On this stage we had to carry an egg in one hand whenever shooting pistol. And we had to ground it whenever shooting long guns. Rifle started slung on our backs and all the rifle targets were close range so I used the BAP9 starting with the stock folded slung on my back with the muzzle in my dump pouch. Having to start with the shotgun unloaded was a pain again because of my huge mags.
You may notice I needed more coaching on these stages where we had to sweep through the same bay twice with two different guns. When it is just one gun per bay it’s pretty simple to sweep through and shoot them as you see them. This was more complicated. Resetting these stages also doesn’t allow for much walk-through time.
This was the last stage of day 2. The HAH Rollercoaster is not nearly as scary as it looks, and turned out to actually be pretty fun.
We finished shooting at about 6:300PM again, getting our 4 stages knocked out.
Saturday Night was the Silencerco Team Scramble. Tactical Performance Center provided dinner for all competitors while we were waiting to shoot. FNH-USA provided a SCAR MK16S, P-12 Shotgun, and .45 FNX there were outfitted with Silencerco suppressors and Crimson Trace lasers. This was a fun event with each team coming out and shooting to theme music played by a DJ while the spectators in the bleachers watched on. John Brooks and I entered the event and shot it cold getting the fastest time over other teams that paid for multiple entries and dry fired the heck out of the guns. Shooting different guns all the time like I have been for articles helps adapt to different platforms more easily. The top 4 teams and 4 random teams were selected for the team shoot off Sunday night before the awards ceremony.
Stage 4 We started again at 7:30 with 3 stages left to go. Stage 4 had a rock climbing wall we had to traverse. I’ve never done anything like that before, so I practiced a few times before we started shooting. Brooks helped coach me through the right technique to use and got me through it on the stage.
This one really did not go according to plan for me. It’s a good example of the snowball effect of one part of the plan falling apart and other things going wrong. Fatigue after 3 days on the range was definitely a factor here. Things went decently after I got to the shotgun portion.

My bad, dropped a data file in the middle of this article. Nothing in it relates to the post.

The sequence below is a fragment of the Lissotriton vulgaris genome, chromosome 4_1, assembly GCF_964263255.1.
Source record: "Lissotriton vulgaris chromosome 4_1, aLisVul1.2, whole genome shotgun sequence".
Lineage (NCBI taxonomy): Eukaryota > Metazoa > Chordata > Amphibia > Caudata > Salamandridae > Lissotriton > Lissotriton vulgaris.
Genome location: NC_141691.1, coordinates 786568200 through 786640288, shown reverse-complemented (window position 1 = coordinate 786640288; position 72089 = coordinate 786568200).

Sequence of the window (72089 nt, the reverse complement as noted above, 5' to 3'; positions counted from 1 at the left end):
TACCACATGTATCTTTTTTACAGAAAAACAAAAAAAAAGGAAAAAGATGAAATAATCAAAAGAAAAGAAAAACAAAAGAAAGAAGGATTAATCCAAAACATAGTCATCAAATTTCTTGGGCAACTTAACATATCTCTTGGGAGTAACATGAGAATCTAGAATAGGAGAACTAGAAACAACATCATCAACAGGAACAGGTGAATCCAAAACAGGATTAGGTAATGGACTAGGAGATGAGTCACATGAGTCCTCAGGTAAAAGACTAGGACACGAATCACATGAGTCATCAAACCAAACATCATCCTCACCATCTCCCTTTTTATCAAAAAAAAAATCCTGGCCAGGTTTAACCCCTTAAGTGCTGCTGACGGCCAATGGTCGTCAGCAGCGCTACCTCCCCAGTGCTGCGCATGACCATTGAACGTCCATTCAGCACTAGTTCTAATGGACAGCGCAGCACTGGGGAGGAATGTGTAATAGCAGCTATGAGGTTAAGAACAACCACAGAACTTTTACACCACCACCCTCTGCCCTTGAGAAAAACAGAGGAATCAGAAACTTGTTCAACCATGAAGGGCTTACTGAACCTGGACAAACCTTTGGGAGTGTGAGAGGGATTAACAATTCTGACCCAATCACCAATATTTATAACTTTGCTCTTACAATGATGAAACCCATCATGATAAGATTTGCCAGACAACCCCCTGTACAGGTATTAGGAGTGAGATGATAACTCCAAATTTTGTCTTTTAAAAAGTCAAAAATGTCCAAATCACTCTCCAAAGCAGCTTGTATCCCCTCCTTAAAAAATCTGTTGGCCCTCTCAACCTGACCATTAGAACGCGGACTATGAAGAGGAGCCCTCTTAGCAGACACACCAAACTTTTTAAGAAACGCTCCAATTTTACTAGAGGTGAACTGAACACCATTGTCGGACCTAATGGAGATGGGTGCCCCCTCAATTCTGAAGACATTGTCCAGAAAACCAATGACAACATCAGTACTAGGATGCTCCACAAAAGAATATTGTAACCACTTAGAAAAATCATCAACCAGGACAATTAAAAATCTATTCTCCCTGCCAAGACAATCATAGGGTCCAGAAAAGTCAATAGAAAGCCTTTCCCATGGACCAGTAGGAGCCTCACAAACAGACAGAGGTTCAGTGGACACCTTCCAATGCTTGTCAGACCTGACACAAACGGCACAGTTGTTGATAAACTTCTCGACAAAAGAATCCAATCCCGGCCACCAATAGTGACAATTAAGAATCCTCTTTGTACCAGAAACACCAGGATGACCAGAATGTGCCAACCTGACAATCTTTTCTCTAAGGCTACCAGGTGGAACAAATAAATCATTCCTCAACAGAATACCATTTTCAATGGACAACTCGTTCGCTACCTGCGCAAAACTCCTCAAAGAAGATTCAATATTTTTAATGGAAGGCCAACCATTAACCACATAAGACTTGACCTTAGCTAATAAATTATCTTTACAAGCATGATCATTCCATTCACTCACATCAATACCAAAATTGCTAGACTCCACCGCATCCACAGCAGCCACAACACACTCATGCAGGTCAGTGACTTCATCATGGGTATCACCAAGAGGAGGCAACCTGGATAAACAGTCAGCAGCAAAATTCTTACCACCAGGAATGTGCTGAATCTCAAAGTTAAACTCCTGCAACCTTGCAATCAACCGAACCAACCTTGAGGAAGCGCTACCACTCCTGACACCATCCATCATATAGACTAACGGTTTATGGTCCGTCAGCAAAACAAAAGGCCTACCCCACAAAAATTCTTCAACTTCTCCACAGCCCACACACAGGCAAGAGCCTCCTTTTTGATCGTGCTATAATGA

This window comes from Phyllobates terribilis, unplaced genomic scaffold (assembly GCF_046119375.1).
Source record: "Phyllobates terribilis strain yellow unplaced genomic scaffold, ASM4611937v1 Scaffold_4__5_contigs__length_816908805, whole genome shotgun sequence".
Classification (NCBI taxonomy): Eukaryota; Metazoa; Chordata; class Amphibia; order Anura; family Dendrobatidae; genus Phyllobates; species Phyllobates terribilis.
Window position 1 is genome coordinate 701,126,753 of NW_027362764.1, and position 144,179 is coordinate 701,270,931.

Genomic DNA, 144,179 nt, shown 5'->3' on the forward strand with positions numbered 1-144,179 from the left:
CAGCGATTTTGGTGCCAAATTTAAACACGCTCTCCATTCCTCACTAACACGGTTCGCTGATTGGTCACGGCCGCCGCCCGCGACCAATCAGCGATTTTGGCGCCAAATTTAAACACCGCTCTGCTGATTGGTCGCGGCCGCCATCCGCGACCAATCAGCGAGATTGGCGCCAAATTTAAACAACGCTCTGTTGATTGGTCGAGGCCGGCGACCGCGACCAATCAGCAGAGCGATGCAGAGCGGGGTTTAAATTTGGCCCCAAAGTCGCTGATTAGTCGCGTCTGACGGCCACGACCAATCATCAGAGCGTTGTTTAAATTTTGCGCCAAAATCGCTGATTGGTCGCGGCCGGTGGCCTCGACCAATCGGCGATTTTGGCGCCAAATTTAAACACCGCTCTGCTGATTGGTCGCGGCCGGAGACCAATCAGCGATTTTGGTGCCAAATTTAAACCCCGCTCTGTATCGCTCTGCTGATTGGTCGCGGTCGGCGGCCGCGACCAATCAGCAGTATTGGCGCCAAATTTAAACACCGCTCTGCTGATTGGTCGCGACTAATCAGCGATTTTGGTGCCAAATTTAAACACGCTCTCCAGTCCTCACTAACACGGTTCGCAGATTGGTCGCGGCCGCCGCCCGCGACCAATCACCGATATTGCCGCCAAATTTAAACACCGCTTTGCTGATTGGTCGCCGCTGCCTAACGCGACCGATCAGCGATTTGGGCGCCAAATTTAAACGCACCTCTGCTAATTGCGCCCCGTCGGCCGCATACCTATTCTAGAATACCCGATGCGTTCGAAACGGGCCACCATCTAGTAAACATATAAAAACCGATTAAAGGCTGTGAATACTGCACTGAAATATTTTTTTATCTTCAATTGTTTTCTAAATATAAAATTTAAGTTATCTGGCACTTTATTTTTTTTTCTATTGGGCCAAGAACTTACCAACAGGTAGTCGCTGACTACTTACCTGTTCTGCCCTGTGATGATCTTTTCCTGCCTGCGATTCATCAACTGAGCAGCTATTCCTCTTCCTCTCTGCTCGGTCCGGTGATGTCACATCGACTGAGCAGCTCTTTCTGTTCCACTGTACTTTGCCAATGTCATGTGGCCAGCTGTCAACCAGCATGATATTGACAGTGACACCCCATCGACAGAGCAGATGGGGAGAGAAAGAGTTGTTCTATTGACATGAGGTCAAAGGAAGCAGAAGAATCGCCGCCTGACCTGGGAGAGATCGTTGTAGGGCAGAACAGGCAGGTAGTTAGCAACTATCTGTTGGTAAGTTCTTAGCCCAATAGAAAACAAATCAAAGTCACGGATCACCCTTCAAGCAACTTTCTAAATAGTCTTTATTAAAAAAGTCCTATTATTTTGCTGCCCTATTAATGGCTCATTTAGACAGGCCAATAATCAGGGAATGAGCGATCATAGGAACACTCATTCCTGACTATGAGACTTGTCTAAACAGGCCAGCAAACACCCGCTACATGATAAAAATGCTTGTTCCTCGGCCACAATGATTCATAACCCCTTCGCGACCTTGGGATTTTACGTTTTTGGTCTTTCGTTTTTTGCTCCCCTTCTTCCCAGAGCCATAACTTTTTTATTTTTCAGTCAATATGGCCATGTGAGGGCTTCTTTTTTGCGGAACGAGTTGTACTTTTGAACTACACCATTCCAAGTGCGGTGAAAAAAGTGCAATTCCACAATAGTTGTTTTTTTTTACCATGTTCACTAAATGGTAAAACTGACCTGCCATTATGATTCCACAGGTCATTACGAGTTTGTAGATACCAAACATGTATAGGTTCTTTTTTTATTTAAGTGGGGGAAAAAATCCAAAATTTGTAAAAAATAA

This was the last stage of the match. At this point everyone on the squad was worn out and ready to get it over with and head home. This felt like it was the most physically demanding, I’m not sure if that is because it was the last stage or if it was that hard. With all the obstacles on this stage I timed out with a few targets left. A lot of people came close to timing out or did on this stage. There was just a lot of things to get done in 300 seconds.
We wrapped up shooting the last stage at about 2:30, then it was time for the team shoot offs and awards.
Team Match Shoot-Offs
The team shoot offs pitted the 8 teams from the previous night against each other in a man vs man format. Shooters had to complete their portion of the course in relay format. First shooter doing rifle, running back tagging shooter for shotgun, then shotgun shooter runs back and tags pistol shooter, then pistol shooter runs back and tags team mate to shoot stop plate with pistol. Brooks and I were up in the first relay so we didn’t see anyone else shoot it. Unfortunately we did not understand the stage description and failed to swap out for the pistol stop plate, thus getting knocked out of the shoot offs immediately. Brian Nelson and Wyatt Gibson (right) defeat The Kidney Twins (left) to win the Team Shoot Off